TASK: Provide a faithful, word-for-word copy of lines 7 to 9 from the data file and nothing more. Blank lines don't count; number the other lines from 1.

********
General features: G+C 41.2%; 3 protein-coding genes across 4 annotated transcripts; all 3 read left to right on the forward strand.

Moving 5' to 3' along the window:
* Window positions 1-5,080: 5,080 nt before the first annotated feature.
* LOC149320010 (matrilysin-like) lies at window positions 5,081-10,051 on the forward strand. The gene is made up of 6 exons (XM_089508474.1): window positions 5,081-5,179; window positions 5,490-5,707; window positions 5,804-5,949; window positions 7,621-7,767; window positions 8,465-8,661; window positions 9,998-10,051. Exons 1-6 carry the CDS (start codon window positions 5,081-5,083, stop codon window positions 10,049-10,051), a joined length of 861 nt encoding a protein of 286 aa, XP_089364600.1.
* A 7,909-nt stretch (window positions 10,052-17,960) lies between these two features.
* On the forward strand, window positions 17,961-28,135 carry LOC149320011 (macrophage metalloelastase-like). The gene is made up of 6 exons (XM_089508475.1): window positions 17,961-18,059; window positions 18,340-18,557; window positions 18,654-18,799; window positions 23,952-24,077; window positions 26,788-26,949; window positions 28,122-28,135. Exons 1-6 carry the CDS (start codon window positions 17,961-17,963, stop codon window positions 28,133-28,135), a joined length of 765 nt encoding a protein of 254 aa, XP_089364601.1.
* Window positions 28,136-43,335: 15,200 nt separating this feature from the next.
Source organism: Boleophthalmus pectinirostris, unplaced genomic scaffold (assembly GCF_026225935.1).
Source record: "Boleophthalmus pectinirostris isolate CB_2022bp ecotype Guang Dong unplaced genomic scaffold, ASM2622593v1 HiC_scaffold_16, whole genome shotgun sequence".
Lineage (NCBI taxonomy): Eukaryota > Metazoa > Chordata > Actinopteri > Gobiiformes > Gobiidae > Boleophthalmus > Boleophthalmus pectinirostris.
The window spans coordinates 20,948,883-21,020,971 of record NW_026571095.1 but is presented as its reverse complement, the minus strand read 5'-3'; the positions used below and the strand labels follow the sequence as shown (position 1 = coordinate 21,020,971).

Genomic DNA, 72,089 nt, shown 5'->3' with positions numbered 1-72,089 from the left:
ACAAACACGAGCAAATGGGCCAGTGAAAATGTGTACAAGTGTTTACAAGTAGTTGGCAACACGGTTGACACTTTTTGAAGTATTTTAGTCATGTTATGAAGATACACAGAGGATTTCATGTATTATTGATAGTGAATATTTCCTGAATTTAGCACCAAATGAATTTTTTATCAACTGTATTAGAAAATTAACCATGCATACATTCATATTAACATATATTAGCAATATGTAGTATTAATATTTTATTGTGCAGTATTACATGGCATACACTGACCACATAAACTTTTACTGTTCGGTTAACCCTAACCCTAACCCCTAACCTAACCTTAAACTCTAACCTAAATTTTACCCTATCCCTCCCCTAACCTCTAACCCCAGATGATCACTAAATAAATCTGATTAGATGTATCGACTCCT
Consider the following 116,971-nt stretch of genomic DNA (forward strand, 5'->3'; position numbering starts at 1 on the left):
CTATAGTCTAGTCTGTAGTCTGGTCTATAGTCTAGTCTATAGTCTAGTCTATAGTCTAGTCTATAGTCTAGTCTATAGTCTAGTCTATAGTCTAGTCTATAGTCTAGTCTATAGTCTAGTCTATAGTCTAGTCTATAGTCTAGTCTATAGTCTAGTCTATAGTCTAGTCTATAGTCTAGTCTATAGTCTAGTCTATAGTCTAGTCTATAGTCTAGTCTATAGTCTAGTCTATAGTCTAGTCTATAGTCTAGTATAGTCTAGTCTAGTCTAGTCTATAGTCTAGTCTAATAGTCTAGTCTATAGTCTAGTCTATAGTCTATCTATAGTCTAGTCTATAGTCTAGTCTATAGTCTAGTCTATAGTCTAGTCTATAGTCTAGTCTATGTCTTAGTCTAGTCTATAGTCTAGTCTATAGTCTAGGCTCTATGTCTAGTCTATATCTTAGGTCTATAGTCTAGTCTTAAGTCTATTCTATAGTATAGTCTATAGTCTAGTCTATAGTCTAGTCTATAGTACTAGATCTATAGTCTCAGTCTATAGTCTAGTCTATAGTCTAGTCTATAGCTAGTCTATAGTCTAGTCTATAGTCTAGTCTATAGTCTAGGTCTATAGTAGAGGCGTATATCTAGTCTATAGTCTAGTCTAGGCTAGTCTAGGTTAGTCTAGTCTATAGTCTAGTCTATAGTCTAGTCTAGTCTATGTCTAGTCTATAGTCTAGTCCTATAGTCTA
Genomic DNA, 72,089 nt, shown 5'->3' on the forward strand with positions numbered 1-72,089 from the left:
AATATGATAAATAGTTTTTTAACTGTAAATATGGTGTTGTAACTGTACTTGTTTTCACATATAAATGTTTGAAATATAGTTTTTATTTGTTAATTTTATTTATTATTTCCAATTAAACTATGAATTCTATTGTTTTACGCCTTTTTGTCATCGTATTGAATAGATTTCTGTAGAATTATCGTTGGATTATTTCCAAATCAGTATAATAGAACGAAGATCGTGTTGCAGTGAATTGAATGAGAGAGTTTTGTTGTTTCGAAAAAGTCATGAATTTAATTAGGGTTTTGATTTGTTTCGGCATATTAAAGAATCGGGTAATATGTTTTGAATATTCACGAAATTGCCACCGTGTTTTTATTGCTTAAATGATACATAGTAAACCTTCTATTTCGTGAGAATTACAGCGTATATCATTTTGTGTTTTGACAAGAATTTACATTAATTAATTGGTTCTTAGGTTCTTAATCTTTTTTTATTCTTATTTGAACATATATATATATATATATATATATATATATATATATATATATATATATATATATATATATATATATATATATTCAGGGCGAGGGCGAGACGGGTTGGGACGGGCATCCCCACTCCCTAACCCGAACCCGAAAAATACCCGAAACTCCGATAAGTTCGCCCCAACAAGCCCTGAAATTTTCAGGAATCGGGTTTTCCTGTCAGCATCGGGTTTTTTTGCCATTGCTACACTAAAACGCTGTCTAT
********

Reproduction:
* Window positions 28,136-43,335: 15,200 nt separating this feature from the next.
Source organism: Boleophthalmus pectinirostris, unplaced genomic scaffold (assembly GCF_026225935.1).
Source record: "Boleophthalmus pectinirostris isolate CB_2022bp ecotype Guang Dong unplaced genomic scaffold, ASM2622593v1 HiC_scaffold_16, whole genome shotgun sequence".